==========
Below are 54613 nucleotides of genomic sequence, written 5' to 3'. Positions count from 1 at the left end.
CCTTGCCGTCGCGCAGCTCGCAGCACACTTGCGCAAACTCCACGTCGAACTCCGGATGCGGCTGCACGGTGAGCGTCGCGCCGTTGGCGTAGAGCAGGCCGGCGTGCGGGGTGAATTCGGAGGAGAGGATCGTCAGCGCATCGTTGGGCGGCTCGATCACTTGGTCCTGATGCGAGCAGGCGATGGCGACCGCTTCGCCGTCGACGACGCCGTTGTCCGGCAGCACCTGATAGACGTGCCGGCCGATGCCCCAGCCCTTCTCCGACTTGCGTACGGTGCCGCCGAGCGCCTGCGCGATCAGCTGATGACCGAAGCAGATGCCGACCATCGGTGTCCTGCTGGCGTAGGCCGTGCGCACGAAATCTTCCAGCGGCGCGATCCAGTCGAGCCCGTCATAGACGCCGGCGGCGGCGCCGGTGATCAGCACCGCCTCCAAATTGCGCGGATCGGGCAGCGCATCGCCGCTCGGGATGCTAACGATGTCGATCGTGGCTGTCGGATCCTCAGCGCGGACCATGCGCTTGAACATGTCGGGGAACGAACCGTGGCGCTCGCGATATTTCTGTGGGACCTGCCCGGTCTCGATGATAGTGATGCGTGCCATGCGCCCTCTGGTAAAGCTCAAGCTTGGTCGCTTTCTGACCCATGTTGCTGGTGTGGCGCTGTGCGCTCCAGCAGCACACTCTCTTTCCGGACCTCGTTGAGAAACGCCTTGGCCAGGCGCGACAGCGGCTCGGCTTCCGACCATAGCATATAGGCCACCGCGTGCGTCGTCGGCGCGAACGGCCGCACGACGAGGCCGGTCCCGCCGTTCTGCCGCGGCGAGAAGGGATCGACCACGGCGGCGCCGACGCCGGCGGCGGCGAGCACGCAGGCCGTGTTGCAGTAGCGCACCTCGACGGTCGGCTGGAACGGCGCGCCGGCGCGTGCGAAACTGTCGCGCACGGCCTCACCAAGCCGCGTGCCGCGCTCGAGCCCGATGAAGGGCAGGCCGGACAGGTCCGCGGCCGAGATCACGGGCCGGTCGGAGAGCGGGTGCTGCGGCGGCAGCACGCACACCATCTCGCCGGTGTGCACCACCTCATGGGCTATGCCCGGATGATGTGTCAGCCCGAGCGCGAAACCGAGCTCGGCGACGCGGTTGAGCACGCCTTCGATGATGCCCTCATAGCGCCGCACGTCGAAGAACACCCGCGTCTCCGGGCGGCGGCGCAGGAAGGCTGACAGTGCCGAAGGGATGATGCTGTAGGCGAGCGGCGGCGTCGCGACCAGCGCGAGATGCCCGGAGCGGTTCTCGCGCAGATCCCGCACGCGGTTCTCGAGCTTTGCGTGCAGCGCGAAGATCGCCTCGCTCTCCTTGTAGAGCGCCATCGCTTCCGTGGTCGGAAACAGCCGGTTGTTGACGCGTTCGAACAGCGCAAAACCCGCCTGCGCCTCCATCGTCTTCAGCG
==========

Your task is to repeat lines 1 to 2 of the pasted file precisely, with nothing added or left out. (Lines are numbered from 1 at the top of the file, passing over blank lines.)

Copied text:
Below are 54613 nucleotides of genomic sequence, written 5' to 3'. Positions count from 1 at the left end.
CCTTGCCGTCGCGCAGCTCGCAGCACACTTGCGCAAACTCCACGTCGAACTCCGGATGCGGCTGCACGGTGAGCGTCGCGCCGTTGGCGTAGAGCAGGCCGGCGTGCGGGGTGAATTCGGAGGAGAGGATCGTCAGCGCATCGTTGGGCGGCTCGATCACTTGGTCCTGATGCGAGCAGGCGATGGCGACCGCTTCGCCGTCGACGACGCCGTTGTCCGGCAGCACCTGATAGACGTGCCGGCCGATGCCCCAGCCCTTCTCCGACTTGCGTACGGTGCCGCCGAGCGCCTGCGCGATCAGCTGATGACCGAAGCAGATGCCGACCATCGGTGTCCTGCTGGCGTAGGCCGTGCGCACGAAATCTTCCAGCGGCGCGATCCAGTCGAGCCCGTCATAGACGCCGGCGGCGGCGCCGGTGATCAGCACCGCCTCCAAATTGCGCGGATCGGGCAGCGCATCGCCGCTCGGGATGCTAACGATGTCGATCGTGGCTGTCGGATCCTCAGCGCGGACCATGCGCTTGAACATGTCGGGGAACGAACCGTGGCGCTCGCGATATTTCTGTGGGACCTGCCCGGTCTCGATGATAGTGATGCGTGCCATGCGCCCTCTGGTAAAGCTCAAGCTTGGTCGCTTTCTGACCCATGTTGCTGGTGTGGCGCTGTGCGCTCCAGCAGCACACTCTCTTTCCGGACCTCGTTGAGAAACGCCTTGGCCAGGCGCGACAGCGGCTCGGCTTCCGACCATAGCATATAGGCCACCGCGTGCGTCGTCGGCGCGAACGGCCGCACGACGAGGCCGGTCCCGCCGTTCTGCCGCGGCGAGAAGGGATCGACCACGGCGGCGCCGACGCCGGCGGCGGCGAGCACGCAGGCCGTGTTGCAGTAGCGCACCTCGACGGTCGGCTGGAACGGCGCGCCGGCGCGTGCGAAACTGTCGCGCACGGCCTCACCAAGCCGCGTGCCGCGCTCGAGCCCGATGAAGGGCAGGCCGGACAGGTCCGCGGCCGAGATCACGGGCCGGTCGGAGAGCGGGTGCTGCGGCGGCAGCACGCACACCATCTCGCCGGTGTGCACCACCTCATGGGCTATGCCCGGATGATGTGTCAGCCCGAGCGCGAAACCGAGCTCGGCGACGCGGTTGAGCACGCCTTCGATGATGCCCTCATAGCGCCGCACGTCGAAGAACACCCGCGTCTCCGGGCGGCGGCGCAGGAAGGCTGACAGTGCCGAAGGGATGATGCTGTAGGCGAGCGGCGGCGTCGCGACCAGCGCGAGATGCCCGGAGCGGTTCTCGCGCAGATCCCGCACGCGGTTCTCGAGCTTTGCGTGCAGCGCGAAGATCGCCTCGCTCTCCTTGTAGAGCGCCATCGCTTCCGTGGTCGGAAACAGCCGGTTGTTGACGCGTTCGAACAGCGCAAAACCCGCCTGCGCCTCCATCGTCTTCAGCG